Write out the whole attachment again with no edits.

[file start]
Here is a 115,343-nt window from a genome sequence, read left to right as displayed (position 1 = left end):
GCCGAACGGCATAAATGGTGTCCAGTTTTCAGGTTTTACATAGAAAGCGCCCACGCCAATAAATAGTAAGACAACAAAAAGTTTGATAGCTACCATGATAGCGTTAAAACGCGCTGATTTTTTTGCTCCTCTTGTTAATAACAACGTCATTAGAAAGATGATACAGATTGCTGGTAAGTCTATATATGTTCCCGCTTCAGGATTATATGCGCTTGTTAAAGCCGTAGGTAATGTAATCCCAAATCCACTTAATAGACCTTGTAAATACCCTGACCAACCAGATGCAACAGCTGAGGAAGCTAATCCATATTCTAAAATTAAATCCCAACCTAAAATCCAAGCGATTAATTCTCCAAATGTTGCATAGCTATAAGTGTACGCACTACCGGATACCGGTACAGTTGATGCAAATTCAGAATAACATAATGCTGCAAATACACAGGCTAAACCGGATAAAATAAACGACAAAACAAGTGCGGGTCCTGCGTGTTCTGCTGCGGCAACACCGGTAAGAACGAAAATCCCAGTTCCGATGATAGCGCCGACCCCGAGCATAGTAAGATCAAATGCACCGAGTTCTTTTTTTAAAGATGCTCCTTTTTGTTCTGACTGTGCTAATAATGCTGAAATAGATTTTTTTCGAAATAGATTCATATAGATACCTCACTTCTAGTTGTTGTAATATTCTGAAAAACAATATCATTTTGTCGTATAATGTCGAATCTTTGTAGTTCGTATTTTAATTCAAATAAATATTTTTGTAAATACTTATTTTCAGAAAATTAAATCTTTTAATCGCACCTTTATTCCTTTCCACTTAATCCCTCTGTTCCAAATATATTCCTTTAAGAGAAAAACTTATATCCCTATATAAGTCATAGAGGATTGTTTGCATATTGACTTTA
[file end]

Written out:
Here is a 115,343-nt window from a genome sequence, read left to right as displayed (position 1 = left end):
GCCGAACGGCATAAATGGTGTCCAGTTTTCAGGTTTTACATAGAAAGCGCCCACGCCAATAAATAGTAAGACAACAAAAAGTTTGATAGCTACCATGATAGCGTTAAAACGCGCTGATTTTTTTGCTCCTCTTGTTAATAACAACGTCATTAGAAAGATGATACAGATTGCTGGTAAGTCTATATATGTTCCCGCTTCAGGATTATATGCGCTTGTTAAAGCCGTAGGTAATGTAATCCCAAATCCACTTAATAGACCTTGTAAATACCCTGACCAACCAGATGCAACAGCTGAGGAAGCTAATCCATATTCTAAAATTAAATCCCAACCTAAAATCCAAGCGATTAATTCTCCAAATGTTGCATAGCTATAAGTGTACGCACTACCGGATACCGGTACAGTTGATGCAAATTCAGAATAACATAATGCTGCAAATACACAGGCTAAACCGGATAAAATAAACGACAAAACAAGTGCGGGTCCTGCGTGTTCTGCTGCGGCAACACCGGTAAGAACGAAAATCCCAGTTCCGATGATAGCGCCGACCCCGAGCATAGTAAGATCAAATGCACCGAGTTCTTTTTTTAAAGATGCTCCTTTTTGTTCTGACTGTGCTAATAATGCTGAAATAGATTTTTTTCGAAATAGATTCATATAGATACCTCACTTCTAGTTGTTGTAATATTCTGAAAAACAATATCATTTTGTCGTATAATGTCGAATCTTTGTAGTTCGTATTTTAATTCAAATAAATATTTTTGTAAATACTTATTTTCAGAAAATTAAATCTTTTAATCGCACCTTTATTCCTTTCCACTTAATCCCTCTGTTCCAAATATATTCCTTTAAGAGAAAAACTTATATCCCTATATAAGTCATAGAGGATTGTTTGCATATTGACTTTA